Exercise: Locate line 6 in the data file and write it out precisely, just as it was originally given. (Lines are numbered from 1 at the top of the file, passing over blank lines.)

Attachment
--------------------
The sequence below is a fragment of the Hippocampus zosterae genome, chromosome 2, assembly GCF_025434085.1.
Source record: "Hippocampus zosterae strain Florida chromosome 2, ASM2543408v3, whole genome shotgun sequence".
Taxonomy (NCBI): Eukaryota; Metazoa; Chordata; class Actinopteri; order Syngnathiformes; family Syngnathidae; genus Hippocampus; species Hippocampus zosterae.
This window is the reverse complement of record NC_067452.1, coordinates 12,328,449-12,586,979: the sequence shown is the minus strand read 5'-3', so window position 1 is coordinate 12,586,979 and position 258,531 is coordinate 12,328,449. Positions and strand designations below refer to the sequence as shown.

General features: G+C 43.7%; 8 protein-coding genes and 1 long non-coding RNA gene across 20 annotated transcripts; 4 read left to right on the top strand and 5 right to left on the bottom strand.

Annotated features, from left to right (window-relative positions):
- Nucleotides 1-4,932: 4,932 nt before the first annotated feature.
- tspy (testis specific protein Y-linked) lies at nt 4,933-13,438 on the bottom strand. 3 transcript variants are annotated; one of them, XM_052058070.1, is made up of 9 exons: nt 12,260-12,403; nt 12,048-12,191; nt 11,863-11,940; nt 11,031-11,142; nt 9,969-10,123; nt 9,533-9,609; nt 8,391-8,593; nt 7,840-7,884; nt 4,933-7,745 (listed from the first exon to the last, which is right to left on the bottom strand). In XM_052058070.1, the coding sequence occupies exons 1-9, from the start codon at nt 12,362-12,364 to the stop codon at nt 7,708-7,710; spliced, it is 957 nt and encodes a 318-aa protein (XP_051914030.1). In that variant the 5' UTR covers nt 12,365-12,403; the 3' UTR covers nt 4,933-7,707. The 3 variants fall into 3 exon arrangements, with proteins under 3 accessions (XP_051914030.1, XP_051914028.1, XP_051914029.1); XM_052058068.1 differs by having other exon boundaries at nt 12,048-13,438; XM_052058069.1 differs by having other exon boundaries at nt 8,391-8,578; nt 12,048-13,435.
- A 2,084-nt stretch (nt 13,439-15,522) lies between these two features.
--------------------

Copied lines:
Annotated features, from left to right (window-relative positions):